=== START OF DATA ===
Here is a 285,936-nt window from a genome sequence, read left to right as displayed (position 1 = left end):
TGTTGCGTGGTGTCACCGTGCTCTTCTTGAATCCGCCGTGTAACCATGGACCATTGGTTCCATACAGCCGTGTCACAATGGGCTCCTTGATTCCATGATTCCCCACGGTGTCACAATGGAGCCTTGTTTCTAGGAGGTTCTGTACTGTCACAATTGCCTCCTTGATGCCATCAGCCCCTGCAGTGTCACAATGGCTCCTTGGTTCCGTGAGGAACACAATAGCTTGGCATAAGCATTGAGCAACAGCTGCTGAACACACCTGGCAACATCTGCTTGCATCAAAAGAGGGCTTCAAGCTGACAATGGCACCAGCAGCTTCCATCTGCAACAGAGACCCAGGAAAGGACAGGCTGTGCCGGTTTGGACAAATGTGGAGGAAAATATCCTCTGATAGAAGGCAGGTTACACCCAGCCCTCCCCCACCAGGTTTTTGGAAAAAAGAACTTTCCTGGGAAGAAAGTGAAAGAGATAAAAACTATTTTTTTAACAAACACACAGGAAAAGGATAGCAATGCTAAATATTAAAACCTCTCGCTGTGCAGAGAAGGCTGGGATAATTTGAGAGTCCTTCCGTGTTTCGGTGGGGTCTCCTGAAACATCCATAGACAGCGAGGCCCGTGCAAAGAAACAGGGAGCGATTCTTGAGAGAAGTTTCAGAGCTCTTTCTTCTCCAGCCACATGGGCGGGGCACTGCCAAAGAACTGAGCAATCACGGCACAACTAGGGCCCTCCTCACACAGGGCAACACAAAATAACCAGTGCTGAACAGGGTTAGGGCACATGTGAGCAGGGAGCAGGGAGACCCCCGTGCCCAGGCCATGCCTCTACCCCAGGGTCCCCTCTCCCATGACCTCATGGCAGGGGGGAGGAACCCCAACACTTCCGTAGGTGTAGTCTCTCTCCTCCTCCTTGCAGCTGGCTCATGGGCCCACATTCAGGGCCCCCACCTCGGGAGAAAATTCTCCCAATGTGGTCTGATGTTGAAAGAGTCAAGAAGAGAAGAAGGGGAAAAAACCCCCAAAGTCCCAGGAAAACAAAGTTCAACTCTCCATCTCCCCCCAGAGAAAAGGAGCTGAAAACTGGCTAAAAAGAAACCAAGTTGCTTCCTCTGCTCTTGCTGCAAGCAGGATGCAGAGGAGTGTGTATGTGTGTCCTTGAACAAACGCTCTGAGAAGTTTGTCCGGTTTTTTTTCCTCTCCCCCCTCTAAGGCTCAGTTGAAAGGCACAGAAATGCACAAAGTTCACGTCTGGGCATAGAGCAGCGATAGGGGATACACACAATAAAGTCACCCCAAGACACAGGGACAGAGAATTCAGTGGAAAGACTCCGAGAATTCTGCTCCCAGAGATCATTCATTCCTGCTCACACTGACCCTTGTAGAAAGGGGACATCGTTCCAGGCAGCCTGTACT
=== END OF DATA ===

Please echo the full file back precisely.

Here is a 285,936-nt window from a genome sequence, read left to right as displayed (position 1 = left end):
TGTTGCGTGGTGTCACCGTGCTCTTCTTGAATCCGCCGTGTAACCATGGACCATTGGTTCCATACAGCCGTGTCACAATGGGCTCCTTGATTCCATGATTCCCCACGGTGTCACAATGGAGCCTTGTTTCTAGGAGGTTCTGTACTGTCACAATTGCCTCCTTGATGCCATCAGCCCCTGCAGTGTCACAATGGCTCCTTGGTTCCGTGAGGAACACAATAGCTTGGCATAAGCATTGAGCAACAGCTGCTGAACACACCTGGCAACATCTGCTTGCATCAAAAGAGGGCTTCAAGCTGACAATGGCACCAGCAGCTTCCATCTGCAACAGAGACCCAGGAAAGGACAGGCTGTGCCGGTTTGGACAAATGTGGAGGAAAATATCCTCTGATAGAAGGCAGGTTACACCCAGCCCTCCCCCACCAGGTTTTTGGAAAAAAGAACTTTCCTGGGAAGAAAGTGAAAGAGATAAAAACTATTTTTTTAACAAACACACAGGAAAAGGATAGCAATGCTAAATATTAAAACCTCTCGCTGTGCAGAGAAGGCTGGGATAATTTGAGAGTCCTTCCGTGTTTCGGTGGGGTCTCCTGAAACATCCATAGACAGCGAGGCCCGTGCAAAGAAACAGGGAGCGATTCTTGAGAGAAGTTTCAGAGCTCTTTCTTCTCCAGCCACATGGGCGGGGCACTGCCAAAGAACTGAGCAATCACGGCACAACTAGGGCCCTCCTCACACAGGGCAACACAAAATAACCAGTGCTGAACAGGGTTAGGGCACATGTGAGCAGGGAGCAGGGAGACCCCCGTGCCCAGGCCATGCCTCTACCCCAGGGTCCCCTCTCCCATGACCTCATGGCAGGGGGGAGGAACCCCAACACTTCCGTAGGTGTAGTCTCTCTCCTCCTCCTTGCAGCTGGCTCATGGGCCCACATTCAGGGCCCCCACCTCGGGAGAAAATTCTCCCAATGTGGTCTGATGTTGAAAGAGTCAAGAAGAGAAGAAGGGGAAAAAACCCCCAAAGTCCCAGGAAAACAAAGTTCAACTCTCCATCTCCCCCCAGAGAAAAGGAGCTGAAAACTGGCTAAAAAGAAACCAAGTTGCTTCCTCTGCTCTTGCTGCAAGCAGGATGCAGAGGAGTGTGTATGTGTGTCCTTGAACAAACGCTCTGAGAAGTTTGTCCGGTTTTTTTTCCTCTCCCCCCTCTAAGGCTCAGTTGAAAGGCACAGAAATGCACAAAGTTCACGTCTGGGCATAGAGCAGCGATAGGGGATACACACAATAAAGTCACCCCAAGACACAGGGACAGAGAATTCAGTGGAAAGACTCCGAGAATTCTGCTCCCAGAGATCATTCATTCCTGCTCACACTGACCCTTGTAGAAAGGGGACATCGTTCCAGGCAGCCTGTACT